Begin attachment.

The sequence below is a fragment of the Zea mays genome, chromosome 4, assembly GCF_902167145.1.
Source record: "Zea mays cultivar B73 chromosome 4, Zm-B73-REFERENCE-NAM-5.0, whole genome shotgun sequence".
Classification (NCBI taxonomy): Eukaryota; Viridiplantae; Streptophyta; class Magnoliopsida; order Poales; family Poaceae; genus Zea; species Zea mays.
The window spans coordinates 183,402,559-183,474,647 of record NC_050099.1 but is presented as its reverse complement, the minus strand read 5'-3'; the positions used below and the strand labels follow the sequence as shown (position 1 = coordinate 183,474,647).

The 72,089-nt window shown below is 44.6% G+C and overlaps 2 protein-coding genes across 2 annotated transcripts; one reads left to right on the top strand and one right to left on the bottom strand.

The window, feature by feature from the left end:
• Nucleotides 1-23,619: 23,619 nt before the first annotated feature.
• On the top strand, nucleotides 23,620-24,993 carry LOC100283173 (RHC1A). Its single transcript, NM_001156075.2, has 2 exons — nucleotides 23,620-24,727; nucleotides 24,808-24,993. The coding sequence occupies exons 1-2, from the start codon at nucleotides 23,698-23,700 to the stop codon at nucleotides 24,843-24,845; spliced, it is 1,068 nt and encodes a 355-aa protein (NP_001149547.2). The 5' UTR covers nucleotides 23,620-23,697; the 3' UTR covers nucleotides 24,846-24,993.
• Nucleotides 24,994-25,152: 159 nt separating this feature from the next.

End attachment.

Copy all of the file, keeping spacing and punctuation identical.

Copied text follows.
The sequence below is a fragment of the Zea mays genome, chromosome 4, assembly GCF_902167145.1.
Source record: "Zea mays cultivar B73 chromosome 4, Zm-B73-REFERENCE-NAM-5.0, whole genome shotgun sequence".
Classification (NCBI taxonomy): Eukaryota; Viridiplantae; Streptophyta; class Magnoliopsida; order Poales; family Poaceae; genus Zea; species Zea mays.
The window spans coordinates 183,402,559-183,474,647 of record NC_050099.1 but is presented as its reverse complement, the minus strand read 5'-3'; the positions used below and the strand labels follow the sequence as shown (position 1 = coordinate 183,474,647).

The 72,089-nt window shown below is 44.6% G+C and overlaps 2 protein-coding genes across 2 annotated transcripts; one reads left to right on the top strand and one right to left on the bottom strand.

The window, feature by feature from the left end:
• Nucleotides 1-23,619: 23,619 nt before the first annotated feature.
• On the top strand, nucleotides 23,620-24,993 carry LOC100283173 (RHC1A). Its single transcript, NM_001156075.2, has 2 exons — nucleotides 23,620-24,727; nucleotides 24,808-24,993. The coding sequence occupies exons 1-2, from the start codon at nucleotides 23,698-23,700 to the stop codon at nucleotides 24,843-24,845; spliced, it is 1,068 nt and encodes a 355-aa protein (NP_001149547.2). The 5' UTR covers nucleotides 23,620-23,697; the 3' UTR covers nucleotides 24,846-24,993.
• Nucleotides 24,994-25,152: 159 nt separating this feature from the next.